Gerald Morris has been an Adjunct Professor Law of the Nova Southeastern University Shepard Broad College of Law since 1992. He currently teaches the Health Law survey course,the Health Law Workshop and occasionally teaches other health-law-related courses. He also serves as an adjunct professor in connection with the NSU online Masters in Health Law program for non-lawyers.
Mr. Morris graduated from LeMoyne College in Syracuse, New York in 1973 with a Bachelor of Arts Degree. In 1977 he graduated "With Honors"(16th in his class) from the Nova University Law Center (now known as the Nova Southeastern University Shepard Broad College of Law) in Fort Lauderdale. He also received an LL.M. Degree in Health Law from the University of Houston Law Center in December 2002.
Adjunct Professor Morris is a member of the Florida Bar. He has been Board Certified in Health Law by the Florida Bar since August 1995. He was named to Who's Who in American Law in the 2004-2005 Edition and since including the 2011-2012 Edition, as well as nominated for Who's Who in America for 2005-2006. He was also recently named an NSU Law Center Adjunct Professor of the Year.
On a full-time basis, Mr. Morris serves as the General Counsel for Holy Cross Hospital and its related entities in Fort Lauderdale, Florida. He has been the in-house legal advisor for the organization since 1992. With nearly 560 licensed beds and over 3,000 FTEs (including a network of nearly 150 employed physicians in over 25 offices), as well as a home health service, an outpatient clinic and ambulatory surgery center, and other related entities, the organization is one of the largest health care providers in the area. It is the only religiously affiliated not-for-profit health care system in Broward County.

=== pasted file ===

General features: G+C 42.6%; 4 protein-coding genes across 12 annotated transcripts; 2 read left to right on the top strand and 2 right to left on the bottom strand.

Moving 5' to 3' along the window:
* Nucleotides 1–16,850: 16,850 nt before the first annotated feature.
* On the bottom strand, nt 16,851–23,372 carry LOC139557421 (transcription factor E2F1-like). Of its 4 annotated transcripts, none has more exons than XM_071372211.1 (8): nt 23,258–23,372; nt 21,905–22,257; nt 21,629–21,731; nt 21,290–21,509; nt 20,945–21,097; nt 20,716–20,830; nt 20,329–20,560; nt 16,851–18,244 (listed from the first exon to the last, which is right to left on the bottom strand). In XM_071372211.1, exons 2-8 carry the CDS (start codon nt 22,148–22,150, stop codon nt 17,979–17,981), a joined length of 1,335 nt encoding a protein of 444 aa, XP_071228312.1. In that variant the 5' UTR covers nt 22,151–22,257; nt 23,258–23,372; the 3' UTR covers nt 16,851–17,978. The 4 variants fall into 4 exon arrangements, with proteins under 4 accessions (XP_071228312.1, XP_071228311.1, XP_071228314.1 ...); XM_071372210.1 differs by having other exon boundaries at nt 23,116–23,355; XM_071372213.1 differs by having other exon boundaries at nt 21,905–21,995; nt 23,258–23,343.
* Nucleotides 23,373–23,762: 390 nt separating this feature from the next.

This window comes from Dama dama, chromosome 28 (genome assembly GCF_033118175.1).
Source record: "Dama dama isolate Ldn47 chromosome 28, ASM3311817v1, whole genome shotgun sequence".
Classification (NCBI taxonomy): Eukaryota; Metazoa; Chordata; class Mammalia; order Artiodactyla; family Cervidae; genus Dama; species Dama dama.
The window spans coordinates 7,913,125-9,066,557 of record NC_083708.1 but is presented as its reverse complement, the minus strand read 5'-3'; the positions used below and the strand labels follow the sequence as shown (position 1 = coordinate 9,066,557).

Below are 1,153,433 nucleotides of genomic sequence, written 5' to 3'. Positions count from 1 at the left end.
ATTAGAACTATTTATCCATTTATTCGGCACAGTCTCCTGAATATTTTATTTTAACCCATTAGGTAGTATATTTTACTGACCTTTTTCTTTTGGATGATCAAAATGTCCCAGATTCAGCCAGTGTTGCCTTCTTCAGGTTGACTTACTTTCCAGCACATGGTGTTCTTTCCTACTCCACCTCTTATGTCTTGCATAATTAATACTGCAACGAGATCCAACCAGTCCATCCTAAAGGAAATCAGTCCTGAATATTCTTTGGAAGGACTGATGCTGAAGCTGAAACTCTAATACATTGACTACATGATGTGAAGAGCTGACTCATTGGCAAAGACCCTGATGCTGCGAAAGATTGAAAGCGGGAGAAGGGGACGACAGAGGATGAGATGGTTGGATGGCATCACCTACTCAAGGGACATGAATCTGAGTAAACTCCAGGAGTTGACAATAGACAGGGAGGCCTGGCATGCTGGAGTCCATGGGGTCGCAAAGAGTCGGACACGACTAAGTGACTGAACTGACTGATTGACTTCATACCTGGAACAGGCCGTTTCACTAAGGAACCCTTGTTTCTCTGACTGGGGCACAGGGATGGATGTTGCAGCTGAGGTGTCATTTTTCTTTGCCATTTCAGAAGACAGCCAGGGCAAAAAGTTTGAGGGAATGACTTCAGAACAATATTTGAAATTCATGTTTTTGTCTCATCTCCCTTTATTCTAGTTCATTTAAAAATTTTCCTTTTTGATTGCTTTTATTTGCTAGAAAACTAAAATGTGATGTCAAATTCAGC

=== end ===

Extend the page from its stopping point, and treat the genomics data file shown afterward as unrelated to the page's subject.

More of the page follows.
Prior to going in-house, Mr. Morris was in private practice with several law firms in Fort Lauderdale. His practice was predominantly general litigation and appeals, corporate law, commercial transactions with an emphasis on the evolving health law field. His legal practice and scholarship encompasses a wide range of health law topics.
In connection with his Health Law LL.M. program he submitted papers on parental rights relating to end-of-life decisions affecting minor children; the rights of human research subjects when clinical studies are terminated before completion, and his LL.M. thesis paper was on the subject of telemedicine and a proposal for overcoming the impediments to cross-border practice by health care professionals. Adjunct Professor Morris wrote a chapter published in 2005 on "Access to Medical Records" for the Encyclopedia of Forensic and Legal Medicine published by Elsevier, Ltd. Since 2003 he has regularly written an Ethics Roundtable column for the Journal of Terminal Oncology and its successor publications including the American Journal of Hospice & Palliative Care and the American Journal of Hospice and Palliative Medicine.
Currently Adjunct Professor Morris is researching aspects of the regulations pertaining to human subject research, health care reform, and the potential benefits of Six Sigma and other process improvement techniques on the practice of law and legal services. Adjunct Professor Morris is a member of the Florida Bar Health Law Section and has been a member of other health law professional organizations. He is a past Chairman of the Health Care Committee of the Greater Fort Lauderdale Chamber of Commerce. He has written on health law topics and has lectured extensively. Adjunct Professor Morris is also active in a number of civic, professional and other organizations and serves on the Board of Governors of the Shepard Broad College of Law of Nova Southeastern University.